Notre Dame re-energizes for Oklahoma in bye-week
By TIM CASEY
Thus far this season, Irish players have been chastised as not being able to win close games. Bob Davie's play-calling and coaching ability has been criticized. Allegations of academic fraud and possible NCAA violations have called into question boundaries never before crossed in Irish history.
But for a week, at least, the Irish could forget about the distractions and set their sights on the rest of the season.
"I think this open date really did come at a good time," Davie said at Tuesday's press conference. "It can be beneficial to our football team."
Most weeks' emphasis is set on preparing for Saturday's opponent, but last week gave Davie and his staff a chance to work with players individually. Instead of worrying about Drew Brees or the Michigan defense, Davie was able to focus the attention on skill development and basic technique.
"It gave us a chance to practice without worrying about a game plan,"Davie said. "So much of what you do in college football these days is trying to match up and trying to keep up with your opponent.
"Last week, we had a lot of time to spend just on individual technique and individual fundamentals. I think we really needed that as a football team,"he added.
Davie also stressed the importance that the off-week had on resting coaches and players — both physically and emotionally.
Recharging for Oklahoma
Two contributors on offense will return this week against Oklahoma. Tailback Tony Driver, who suffered a torn left shoulder muscle and flanker Joey Getherall (right shoulder separation against Purdue) will both look to add a spark to the offense.
On defense, safety Ron Israel (right ankle sprain against Purdue) and Ronnie Nicks (left ankle sprain against Michigan) are likely to be back for Saturday.
"Make no mistake about it, these last three weeks have been difficult and grueling,"Davie said. "It [the bye week] gave us a chance to get some players rested and refreshed."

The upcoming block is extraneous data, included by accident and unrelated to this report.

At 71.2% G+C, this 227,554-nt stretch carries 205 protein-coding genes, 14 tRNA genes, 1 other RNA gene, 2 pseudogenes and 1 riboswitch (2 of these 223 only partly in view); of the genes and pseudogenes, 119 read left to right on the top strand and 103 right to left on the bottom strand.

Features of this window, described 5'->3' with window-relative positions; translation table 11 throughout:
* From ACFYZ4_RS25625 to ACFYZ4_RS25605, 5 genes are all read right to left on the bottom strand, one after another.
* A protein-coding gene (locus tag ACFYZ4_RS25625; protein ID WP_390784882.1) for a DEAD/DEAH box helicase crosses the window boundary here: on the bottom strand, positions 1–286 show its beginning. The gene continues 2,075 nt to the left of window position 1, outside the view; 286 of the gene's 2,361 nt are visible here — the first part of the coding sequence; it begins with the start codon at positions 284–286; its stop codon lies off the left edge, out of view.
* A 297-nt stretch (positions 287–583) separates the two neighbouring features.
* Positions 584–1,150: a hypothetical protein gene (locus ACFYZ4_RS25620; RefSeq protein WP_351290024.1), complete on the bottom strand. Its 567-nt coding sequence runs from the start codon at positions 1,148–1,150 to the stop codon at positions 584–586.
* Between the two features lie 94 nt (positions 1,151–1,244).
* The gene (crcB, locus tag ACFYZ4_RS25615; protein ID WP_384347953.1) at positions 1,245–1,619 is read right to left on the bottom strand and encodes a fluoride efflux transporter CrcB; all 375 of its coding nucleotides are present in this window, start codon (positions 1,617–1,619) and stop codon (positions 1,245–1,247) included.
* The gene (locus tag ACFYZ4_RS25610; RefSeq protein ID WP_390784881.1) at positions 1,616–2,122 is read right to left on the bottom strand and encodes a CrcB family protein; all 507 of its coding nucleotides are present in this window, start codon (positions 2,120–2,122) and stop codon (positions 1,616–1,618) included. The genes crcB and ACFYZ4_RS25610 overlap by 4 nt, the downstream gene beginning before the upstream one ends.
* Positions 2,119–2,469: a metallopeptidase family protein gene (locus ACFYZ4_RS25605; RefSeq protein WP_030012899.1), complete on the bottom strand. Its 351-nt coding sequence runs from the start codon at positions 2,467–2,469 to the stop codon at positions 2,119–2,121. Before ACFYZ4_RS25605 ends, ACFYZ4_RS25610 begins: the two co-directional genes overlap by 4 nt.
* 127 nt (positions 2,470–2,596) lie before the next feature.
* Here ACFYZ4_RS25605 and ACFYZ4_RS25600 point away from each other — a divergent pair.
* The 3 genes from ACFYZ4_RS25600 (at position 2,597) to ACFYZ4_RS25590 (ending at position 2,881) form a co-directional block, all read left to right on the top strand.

The open date also gave Davie a chance to address problem areas. In Davie's first two years, the Irish posted an 8-4 record in games decided by a touchdown or less and were 4-1 in games decided by a field goal or less. This season, the Irish's combined differential in their three losses is 19 points.
Another area of concern for Davie is red zone execution. Last year, the Irish connected on 91 percent of their opportunities when within the 20-yard line. In the first four games of this year, the Irish have scored only 61 percent of the time.
"It is frustrating, but I am confident we can solve those problems,"said Davie. "They are all in areas where we have been pretty good before."
In recent memory, the Irish have had success in games following bye-weeks.
In this decade, Notre Dame is 9-1 after a week off. The lone defeat came in 1994 to Florida State. After beating Navy 58-21, the Irish had a week to regroup before heading to Tallahassee on Nov. 12.
The game was tied at 16 until 2:53 left in the fourth quarter when the Seminoles scored the decisive touchdown.
A year earlier, in "The Game of the Century,"the second-ranked Irish knocked off the top-ranked Seminoles 31-24 following a week off.
A year ago, the Irish capitalized on their two bye-weeks with victories over Purdue and Arizona State.
While the open date has given Davie a chance to work with his players and coaches, the real test comes Saturday.
"We will know a lot better on Saturday afternoon how the open date went," said Davie, "but I think it came as a good time for this football team. I think we addressed some problems we had and we are a better team because of it."
All Sports Stories for Wednesday, September 29, 1999